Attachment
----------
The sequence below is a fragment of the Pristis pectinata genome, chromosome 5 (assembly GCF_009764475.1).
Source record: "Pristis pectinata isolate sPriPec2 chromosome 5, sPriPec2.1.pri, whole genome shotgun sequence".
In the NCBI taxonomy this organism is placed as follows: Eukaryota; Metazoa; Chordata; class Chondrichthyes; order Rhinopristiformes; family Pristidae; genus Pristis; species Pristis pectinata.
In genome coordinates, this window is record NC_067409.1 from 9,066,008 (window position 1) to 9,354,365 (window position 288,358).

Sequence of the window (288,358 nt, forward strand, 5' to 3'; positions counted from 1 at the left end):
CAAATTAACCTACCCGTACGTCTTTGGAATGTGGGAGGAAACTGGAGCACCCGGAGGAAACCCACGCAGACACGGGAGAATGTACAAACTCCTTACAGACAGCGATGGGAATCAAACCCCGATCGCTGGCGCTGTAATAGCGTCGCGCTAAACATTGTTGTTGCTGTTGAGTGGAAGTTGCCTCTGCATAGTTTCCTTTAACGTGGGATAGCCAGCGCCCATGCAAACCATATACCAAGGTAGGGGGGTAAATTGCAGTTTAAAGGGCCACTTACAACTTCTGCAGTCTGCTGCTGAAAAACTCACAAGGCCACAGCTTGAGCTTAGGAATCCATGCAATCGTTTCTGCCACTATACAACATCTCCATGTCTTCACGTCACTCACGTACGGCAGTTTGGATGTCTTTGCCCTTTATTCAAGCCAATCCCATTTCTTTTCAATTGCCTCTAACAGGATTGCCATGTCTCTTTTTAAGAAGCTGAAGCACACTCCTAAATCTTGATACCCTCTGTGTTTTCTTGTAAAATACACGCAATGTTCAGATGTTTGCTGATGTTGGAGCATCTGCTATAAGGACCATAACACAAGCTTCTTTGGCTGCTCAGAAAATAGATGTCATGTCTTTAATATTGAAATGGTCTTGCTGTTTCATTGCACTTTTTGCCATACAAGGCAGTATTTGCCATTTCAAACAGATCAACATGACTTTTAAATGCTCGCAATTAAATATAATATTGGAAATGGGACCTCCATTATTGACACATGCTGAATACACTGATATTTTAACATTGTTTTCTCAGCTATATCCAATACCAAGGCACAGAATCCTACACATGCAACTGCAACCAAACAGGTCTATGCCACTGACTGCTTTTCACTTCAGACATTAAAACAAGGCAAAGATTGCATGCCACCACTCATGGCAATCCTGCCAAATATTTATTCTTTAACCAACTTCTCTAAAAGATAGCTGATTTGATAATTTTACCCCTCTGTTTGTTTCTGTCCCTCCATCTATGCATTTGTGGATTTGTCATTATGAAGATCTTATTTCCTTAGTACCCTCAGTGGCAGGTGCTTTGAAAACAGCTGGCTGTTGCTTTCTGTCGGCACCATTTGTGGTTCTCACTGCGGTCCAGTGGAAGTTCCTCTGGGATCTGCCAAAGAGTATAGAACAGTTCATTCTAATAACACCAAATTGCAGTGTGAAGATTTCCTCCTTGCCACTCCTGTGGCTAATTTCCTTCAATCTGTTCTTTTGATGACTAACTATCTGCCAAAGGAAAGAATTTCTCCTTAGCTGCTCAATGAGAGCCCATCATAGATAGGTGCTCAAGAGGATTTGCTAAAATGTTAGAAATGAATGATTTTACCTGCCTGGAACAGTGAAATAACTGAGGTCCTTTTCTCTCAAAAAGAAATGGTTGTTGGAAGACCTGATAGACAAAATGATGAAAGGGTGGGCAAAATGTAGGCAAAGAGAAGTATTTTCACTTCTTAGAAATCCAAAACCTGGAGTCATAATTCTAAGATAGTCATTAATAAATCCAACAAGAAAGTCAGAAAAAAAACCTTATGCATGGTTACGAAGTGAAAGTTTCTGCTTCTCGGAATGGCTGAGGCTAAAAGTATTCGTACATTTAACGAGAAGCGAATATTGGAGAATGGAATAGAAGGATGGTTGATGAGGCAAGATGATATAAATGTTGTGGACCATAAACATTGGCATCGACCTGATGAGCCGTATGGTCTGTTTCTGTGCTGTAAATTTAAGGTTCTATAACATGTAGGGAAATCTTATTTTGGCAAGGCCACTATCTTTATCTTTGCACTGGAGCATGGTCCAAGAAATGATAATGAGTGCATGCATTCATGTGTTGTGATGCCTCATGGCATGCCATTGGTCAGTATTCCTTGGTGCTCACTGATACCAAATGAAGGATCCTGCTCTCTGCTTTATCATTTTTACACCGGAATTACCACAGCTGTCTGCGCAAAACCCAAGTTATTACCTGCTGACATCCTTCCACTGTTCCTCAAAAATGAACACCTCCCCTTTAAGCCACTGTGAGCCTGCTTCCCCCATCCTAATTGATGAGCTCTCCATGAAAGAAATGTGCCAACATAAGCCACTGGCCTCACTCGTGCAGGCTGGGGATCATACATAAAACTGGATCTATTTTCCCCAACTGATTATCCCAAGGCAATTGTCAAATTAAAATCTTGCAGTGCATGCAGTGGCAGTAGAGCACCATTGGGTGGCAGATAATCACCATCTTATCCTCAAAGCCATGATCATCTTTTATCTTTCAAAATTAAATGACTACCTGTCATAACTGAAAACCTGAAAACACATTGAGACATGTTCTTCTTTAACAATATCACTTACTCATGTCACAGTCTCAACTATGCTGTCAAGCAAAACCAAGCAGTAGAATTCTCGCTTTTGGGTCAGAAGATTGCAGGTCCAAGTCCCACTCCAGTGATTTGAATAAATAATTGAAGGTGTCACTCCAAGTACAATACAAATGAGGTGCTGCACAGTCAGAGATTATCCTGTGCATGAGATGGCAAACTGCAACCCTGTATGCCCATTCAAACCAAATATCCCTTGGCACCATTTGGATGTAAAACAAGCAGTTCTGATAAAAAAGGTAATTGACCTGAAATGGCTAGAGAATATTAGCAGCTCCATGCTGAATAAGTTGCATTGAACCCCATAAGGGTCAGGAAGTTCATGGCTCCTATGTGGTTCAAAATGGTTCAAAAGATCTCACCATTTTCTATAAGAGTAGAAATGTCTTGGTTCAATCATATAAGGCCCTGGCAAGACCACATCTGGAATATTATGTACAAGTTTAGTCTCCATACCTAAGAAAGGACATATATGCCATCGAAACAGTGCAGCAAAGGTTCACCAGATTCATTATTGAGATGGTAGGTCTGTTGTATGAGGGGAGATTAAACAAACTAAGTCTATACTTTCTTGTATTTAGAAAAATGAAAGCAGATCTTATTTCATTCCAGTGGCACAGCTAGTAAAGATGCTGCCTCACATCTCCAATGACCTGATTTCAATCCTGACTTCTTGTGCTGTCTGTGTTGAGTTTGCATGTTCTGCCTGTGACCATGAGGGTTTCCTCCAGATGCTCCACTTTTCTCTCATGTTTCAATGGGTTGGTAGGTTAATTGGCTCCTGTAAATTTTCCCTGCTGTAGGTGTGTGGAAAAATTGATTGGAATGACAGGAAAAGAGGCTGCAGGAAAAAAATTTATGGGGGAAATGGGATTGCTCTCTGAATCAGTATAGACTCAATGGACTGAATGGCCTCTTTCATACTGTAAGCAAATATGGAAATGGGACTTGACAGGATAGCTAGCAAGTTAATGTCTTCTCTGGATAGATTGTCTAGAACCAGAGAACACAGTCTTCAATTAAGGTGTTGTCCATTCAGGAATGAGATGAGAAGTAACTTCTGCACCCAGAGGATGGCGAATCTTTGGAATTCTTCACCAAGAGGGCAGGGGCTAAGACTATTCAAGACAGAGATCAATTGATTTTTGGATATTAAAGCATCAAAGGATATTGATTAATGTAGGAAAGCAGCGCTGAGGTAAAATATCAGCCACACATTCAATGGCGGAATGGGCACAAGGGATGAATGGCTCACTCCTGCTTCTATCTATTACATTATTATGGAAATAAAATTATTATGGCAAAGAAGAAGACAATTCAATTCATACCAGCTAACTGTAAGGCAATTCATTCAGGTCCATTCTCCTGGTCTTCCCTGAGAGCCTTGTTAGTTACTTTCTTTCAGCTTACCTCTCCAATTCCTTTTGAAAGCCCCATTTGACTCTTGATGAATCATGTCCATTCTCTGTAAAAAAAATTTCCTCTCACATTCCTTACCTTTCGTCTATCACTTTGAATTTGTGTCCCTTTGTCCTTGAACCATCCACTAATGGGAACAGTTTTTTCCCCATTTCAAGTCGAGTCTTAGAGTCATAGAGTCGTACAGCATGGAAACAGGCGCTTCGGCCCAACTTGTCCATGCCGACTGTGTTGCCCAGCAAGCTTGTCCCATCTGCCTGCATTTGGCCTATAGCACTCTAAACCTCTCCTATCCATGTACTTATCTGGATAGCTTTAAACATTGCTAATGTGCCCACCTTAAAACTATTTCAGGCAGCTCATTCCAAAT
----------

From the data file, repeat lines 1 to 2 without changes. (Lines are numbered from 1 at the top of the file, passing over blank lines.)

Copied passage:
The sequence below is a fragment of the Pristis pectinata genome, chromosome 5 (assembly GCF_009764475.1).
Source record: "Pristis pectinata isolate sPriPec2 chromosome 5, sPriPec2.1.pri, whole genome shotgun sequence".